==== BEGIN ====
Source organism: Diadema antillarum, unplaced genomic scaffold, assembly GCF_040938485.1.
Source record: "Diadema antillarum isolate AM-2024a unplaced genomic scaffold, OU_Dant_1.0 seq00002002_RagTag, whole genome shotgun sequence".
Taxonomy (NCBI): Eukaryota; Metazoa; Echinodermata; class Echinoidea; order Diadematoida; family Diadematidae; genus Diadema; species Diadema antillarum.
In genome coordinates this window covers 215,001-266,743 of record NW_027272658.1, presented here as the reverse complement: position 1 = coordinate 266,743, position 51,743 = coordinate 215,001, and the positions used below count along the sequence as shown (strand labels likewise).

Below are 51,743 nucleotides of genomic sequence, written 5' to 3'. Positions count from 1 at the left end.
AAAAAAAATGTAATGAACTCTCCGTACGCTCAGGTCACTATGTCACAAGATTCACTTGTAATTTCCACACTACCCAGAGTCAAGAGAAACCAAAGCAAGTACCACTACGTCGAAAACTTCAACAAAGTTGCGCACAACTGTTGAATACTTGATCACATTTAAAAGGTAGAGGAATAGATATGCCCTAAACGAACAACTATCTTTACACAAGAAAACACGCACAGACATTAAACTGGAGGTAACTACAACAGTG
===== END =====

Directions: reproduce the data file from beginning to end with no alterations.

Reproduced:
Source organism: Diadema antillarum, unplaced genomic scaffold, assembly GCF_040938485.1.
Source record: "Diadema antillarum isolate AM-2024a unplaced genomic scaffold, OU_Dant_1.0 seq00002002_RagTag, whole genome shotgun sequence".
Taxonomy (NCBI): Eukaryota; Metazoa; Echinodermata; class Echinoidea; order Diadematoida; family Diadematidae; genus Diadema; species Diadema antillarum.
In genome coordinates this window covers 215,001-266,743 of record NW_027272658.1, presented here as the reverse complement: position 1 = coordinate 266,743, position 51,743 = coordinate 215,001, and the positions used below count along the sequence as shown (strand labels likewise).

Below are 51,743 nucleotides of genomic sequence, written 5' to 3'. Positions count from 1 at the left end.
AAAAAAAATGTAATGAACTCTCCGTACGCTCAGGTCACTATGTCACAAGATTCACTTGTAATTTCCACACTACCCAGAGTCAAGAGAAACCAAAGCAAGTACCACTACGTCGAAAACTTCAACAAAGTTGCGCACAACTGTTGAATACTTGATCACATTTAAAAGGTAGAGGAATAGATATGCCCTAAACGAACAACTATCTTTACACAAGAAAACACGCACAGACATTAAACTGGAGGTAACTACAACAGTG